Meanwhile, many states and groups who support the Erdogan administration immediately voiced their outrage at the attempted coup. According to the Anadolu Agency, on Saturday morning many residents of Lebanon and Palestine took to the streets to celebrate the end of the coup and support for Turkish democracy. This may be explained by Turkey’s recent role in the following actions: defenders of Arabs across the Arab world, their support for Syrian Rebel forces, accepting over a million refugees from Arab countries, and giving monetary and political support to Palestine.
When the United States learned of the coup, President Obama called for all involved parties to respect Turkey’s democratic process, and asked all to avoid violence. Yet, Obama’s reaction may have been strategic as well, considering the American dependence on the Incirlik Air Base in Turkey in their fight against ISIL. Reportedly around the time of the coup, there had been U.S. reconnaissance missions deployed over Syria, and were not allowed to return when the airbase was temporarily closed. While flights from Incirlik have since resumed, many countries fear for Turkey’s future. Its stability is crucial in the fight against ISIL and assistance in the refugee crisis.
Aside from a military standpoint, the attempted coup has had economic and social consequences, as well. According to CNN, the Turkish lira has declined about 11% against the U.S. Dollar. There has also been a plunge in Turkish stocks, which has been a heavy hit against the Turkish economy.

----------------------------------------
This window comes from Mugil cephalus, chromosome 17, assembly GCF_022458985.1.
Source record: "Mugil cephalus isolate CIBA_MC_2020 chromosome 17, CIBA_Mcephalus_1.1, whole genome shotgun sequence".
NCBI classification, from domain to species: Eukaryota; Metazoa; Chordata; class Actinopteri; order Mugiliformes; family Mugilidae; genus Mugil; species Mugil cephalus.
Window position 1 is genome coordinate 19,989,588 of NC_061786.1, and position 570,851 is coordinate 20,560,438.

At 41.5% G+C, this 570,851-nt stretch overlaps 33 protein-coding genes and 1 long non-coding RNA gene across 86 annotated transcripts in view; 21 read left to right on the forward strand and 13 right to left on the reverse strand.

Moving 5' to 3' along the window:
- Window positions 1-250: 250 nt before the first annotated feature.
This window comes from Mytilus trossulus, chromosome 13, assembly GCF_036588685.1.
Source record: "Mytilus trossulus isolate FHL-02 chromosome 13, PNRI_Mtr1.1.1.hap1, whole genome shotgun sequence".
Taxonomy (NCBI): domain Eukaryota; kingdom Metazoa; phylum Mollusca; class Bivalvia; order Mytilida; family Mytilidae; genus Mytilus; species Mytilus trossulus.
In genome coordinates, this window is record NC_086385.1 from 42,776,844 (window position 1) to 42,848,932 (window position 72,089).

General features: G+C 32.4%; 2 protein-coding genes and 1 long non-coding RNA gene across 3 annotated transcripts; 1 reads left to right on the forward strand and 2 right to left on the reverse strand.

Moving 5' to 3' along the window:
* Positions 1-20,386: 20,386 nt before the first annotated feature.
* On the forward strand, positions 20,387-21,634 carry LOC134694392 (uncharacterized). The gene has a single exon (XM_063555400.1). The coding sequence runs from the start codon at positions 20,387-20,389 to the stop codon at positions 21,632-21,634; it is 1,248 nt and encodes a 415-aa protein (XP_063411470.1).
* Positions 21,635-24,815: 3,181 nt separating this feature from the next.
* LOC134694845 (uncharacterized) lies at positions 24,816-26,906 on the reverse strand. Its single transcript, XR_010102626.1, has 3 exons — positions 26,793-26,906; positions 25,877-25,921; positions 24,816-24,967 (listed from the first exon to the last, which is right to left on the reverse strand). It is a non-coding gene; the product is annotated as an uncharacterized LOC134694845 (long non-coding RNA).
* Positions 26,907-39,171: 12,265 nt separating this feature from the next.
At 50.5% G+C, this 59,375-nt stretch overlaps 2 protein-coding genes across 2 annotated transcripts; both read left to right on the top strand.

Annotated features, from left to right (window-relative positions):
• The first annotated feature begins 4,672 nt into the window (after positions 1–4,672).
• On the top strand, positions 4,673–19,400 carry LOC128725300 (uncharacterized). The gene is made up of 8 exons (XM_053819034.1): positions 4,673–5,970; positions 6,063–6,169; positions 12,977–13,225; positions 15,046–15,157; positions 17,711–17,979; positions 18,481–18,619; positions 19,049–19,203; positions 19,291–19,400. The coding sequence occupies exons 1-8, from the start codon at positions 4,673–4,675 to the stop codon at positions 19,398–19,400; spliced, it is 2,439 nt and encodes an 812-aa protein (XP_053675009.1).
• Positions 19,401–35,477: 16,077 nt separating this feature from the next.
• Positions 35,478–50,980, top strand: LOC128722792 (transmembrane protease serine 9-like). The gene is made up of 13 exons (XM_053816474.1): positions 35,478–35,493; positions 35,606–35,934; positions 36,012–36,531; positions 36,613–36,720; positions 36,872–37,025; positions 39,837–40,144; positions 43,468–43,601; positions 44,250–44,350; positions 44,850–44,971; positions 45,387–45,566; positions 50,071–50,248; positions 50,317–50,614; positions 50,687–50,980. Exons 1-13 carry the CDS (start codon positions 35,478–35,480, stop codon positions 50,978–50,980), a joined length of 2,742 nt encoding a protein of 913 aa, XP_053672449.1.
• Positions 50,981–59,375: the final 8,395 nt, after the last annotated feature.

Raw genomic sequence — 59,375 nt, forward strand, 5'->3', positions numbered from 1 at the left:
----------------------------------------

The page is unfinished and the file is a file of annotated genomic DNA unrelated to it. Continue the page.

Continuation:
Socially, Erdogan is receiving widespread attention on how he is choosing to deal with members of the coup. Erdogan has terminated the employment of thousands of governmental employees, and arrested a large number of perpetrators who were involved in the attempted coup. Being called a “purge”, Erdogan has publicly stated that the death penalty may be applicable in this instance, as the people involved in the coup directly committed treason. This statement has evoked speculation because Turkey’s long-term goal of entering the European Union will be seriously hindered if Erdogan enacts the death penalty. To be a member state of the EU, the death penalty must be made illegal.
Finally, Arab Americans are also affected by the attempted coup because it reminded them of their past estranged relationship. Many Arab Americans, at the turn of the century, fled to the U.S. to avoid fighting in Turkish wars. The Arab-Turkish relationship is not built on a history of trust, but has been progressive.
The Future of Turkey and the Arab World
Turkey and the Arab world can use this coup as a lesson in governance.
While Turkey has devised a sound democracy, Erdogan has been called to step down on multiple occasions for his policies on media surveillance and censorship, criminal punishment, and dangerous levels of nationalism. Furthermore, while Arab Americans support Erdogan’s leadership since he was voted in democratically, they do not support any violations of human rights as it pertains to the accused conspirators of the coup that have reportedly been occurring.
Arabs have yet to recover from their colonial and Ottoman history, which is why the region is still so susceptible to dictatorships and normalized corruption. However, this is changing as many saw during the Arab Spring.
Both Turkey and the Arab world need to move away from their histories of using nationalism as a tool for force, and instead, move toward progress, democracy, and transparency.